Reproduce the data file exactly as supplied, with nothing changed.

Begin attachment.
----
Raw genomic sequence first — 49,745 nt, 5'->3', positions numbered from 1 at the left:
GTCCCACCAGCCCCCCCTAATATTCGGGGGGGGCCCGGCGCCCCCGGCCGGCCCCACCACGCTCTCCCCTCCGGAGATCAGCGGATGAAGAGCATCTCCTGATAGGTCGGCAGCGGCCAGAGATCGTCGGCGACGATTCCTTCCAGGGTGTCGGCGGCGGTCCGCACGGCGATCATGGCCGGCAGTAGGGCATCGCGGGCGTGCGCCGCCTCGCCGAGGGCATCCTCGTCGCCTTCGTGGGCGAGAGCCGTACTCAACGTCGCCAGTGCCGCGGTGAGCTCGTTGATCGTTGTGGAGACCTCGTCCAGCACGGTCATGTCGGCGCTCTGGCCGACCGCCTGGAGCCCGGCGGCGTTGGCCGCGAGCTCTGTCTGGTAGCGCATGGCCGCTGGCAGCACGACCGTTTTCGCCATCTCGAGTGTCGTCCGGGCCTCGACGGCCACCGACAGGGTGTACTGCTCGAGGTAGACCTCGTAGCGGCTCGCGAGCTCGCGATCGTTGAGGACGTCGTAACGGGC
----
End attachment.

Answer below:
Raw genomic sequence first — 49,745 nt, 5'->3', positions numbered from 1 at the left:
GTCCCACCAGCCCCCCCTAATATTCGGGGGGGGCCCGGCGCCCCCGGCCGGCCCCACCACGCTCTCCCCTCCGGAGATCAGCGGATGAAGAGCATCTCCTGATAGGTCGGCAGCGGCCAGAGATCGTCGGCGACGATTCCTTCCAGGGTGTCGGCGGCGGTCCGCACGGCGATCATGGCCGGCAGTAGGGCATCGCGGGCGTGCGCCGCCTCGCCGAGGGCATCCTCGTCGCCTTCGTGGGCGAGAGCCGTACTCAACGTCGCCAGTGCCGCGGTGAGCTCGTTGATCGTTGTGGAGACCTCGTCCAGCACGGTCATGTCGGCGCTCTGGCCGACCGCCTGGAGCCCGGCGGCGTTGGCCGCGAGCTCTGTCTGGTAGCGCATGGCCGCTGGCAGCACGACCGTTTTCGCCATCTCGAGTGTCGTCCGGGCCTCGACGGCCACCGACAGGGTGTACTGCTCGAGGTAGACCTCGTAGCGGCTCGCGAGCTCGCGATCGTTGAGGACGTCGTAACGGGC